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    Re: nautical almanac information needed
    From: Frank Reed
    Date: 2009 Aug 1, 17:31 -0700

    George, you wrote:
    "1772 October 4, 6h and 9h, (which will be 6pm and 9pm) lunar distances, both
    East and West of the Moon.
    What I'm after is the actual numerical information predicted in that
    Almanac, rather than a modern back-prediction."
    
    No problem. 
    
    The listed lunar distances from the actual, published Nautical Almanac for 
    October 4, 1772 at 6h and 9h are:
    Sun (W) 102.23.14, 103.51.23
    Antares (W) 48.48.3(9), 50.22.24
    Markab (E) 56.6.40, 54.37.1(2)
    
    As usual for the almanacs of that period, the angular format is 
    degrees.minutes.seconds. A digit in parentheses is my way of indicating that 
    it is uncertain/difficult to read. And of course, back then, Markab was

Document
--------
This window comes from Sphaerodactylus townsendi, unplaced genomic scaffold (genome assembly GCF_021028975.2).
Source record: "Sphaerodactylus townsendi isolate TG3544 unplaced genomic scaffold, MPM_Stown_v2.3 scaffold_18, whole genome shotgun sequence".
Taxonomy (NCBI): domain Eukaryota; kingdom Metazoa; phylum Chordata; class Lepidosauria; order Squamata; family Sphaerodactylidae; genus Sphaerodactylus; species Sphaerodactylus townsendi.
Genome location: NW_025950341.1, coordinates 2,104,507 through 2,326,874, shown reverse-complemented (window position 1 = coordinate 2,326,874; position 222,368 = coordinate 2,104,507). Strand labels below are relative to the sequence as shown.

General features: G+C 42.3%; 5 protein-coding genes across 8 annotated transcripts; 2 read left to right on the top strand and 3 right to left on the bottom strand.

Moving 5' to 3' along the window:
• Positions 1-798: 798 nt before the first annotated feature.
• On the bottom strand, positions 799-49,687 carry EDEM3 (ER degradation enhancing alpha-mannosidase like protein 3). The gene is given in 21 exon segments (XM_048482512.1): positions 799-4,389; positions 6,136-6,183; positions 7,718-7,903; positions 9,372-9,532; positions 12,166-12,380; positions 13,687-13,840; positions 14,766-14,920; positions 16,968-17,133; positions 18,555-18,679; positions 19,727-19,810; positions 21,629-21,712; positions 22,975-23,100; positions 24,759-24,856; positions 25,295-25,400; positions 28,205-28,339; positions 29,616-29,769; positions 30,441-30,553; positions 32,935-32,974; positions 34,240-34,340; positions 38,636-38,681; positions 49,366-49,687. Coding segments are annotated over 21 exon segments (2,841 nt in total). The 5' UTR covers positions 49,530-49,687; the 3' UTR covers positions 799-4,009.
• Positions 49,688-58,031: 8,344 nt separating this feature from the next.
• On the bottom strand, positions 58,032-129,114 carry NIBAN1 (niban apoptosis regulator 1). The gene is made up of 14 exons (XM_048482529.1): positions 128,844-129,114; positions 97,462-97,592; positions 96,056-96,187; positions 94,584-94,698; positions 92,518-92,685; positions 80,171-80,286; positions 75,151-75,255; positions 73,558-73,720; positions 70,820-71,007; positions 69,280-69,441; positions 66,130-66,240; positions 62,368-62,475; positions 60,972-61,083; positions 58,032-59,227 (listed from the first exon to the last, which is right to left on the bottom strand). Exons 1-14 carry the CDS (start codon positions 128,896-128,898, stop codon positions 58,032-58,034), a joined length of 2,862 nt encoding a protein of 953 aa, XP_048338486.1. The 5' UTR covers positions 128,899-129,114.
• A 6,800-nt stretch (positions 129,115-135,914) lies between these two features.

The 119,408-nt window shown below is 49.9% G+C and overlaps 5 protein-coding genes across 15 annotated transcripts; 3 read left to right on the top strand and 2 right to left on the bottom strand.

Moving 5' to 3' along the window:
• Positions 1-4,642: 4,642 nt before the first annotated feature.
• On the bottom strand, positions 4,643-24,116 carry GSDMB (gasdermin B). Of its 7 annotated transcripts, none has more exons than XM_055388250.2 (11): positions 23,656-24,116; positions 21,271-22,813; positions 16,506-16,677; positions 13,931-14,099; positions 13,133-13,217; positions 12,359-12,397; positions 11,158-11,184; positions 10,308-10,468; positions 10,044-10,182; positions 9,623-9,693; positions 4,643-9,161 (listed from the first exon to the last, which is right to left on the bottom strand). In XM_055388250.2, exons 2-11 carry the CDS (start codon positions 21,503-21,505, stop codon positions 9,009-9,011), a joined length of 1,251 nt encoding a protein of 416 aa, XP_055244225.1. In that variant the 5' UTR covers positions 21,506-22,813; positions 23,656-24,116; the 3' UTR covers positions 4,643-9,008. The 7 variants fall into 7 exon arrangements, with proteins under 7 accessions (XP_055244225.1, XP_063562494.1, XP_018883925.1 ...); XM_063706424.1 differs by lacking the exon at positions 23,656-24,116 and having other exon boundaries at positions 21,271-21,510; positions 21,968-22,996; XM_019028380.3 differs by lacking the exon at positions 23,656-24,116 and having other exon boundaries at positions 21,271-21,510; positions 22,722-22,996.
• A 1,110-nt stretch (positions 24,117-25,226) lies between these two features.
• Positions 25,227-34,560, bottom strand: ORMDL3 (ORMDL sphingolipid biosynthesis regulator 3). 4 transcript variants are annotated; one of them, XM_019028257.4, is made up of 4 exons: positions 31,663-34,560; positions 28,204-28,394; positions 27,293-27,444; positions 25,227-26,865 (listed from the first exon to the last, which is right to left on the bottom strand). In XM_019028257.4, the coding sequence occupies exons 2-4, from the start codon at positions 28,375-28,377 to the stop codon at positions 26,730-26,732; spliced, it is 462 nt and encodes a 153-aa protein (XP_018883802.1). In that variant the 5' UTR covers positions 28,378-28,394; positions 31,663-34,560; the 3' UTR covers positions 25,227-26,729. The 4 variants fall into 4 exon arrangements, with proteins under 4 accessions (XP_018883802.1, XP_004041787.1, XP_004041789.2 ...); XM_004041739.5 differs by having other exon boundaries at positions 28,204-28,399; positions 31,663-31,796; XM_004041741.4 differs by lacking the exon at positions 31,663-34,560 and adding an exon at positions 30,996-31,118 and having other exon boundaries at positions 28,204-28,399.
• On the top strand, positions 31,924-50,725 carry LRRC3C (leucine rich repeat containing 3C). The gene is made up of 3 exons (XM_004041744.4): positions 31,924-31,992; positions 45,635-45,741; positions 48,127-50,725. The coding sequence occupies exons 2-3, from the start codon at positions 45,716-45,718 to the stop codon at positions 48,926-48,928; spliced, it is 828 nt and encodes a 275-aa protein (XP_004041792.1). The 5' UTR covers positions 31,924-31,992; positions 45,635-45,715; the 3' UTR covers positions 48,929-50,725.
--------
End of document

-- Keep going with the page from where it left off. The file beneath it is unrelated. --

actually listed as "alpha Pegasi".
    
    You said you didn't need them, but for general interest, the corresponding 
    "back-predicted" lunar distances which are believed to be accurate to 1" or 
    better are as follows (for 6h and 9h GAT --not GMT):
    Sun (W) 102.22.30, 103.50.39
    Antares (W) 48.47.59, 50.21.45
    Markab (E) 56.7.22, 54.37.53
    
    The differences (NA-true) in seconds of arc are:
    Sun +44, +44
    Antares +40, +39
    Markab -42, -41
    
    This pattern indicates rather well that the ecliptic longitude of the Moon was 
    still the primary source of error at around 42". Also, the pattern suggests 
    that my "uncertain" digits above are probably the correct printed values.
    
    Finally, for those not so familiar with lunars, you can see that these lunar 
    distances are increasing for the objects to the west and decreasing for the 
    object to the east at a rate of about 30 minutes of arc per hour, which is 
    typical. That rate is equal to one second of arc in two seconds of time, so 
    an error of 40 seconds of arc in the predicted distances implies an 
    unavoidable error of 80 seconds in time or about 20 minutes of arc error in 
    longitude. If you're lucky, your observational error will be in the opposite 
    direction. If you're unlucky, it will add onto the error in the predicted 
    distance.
    
    -FER
    
    
    
    
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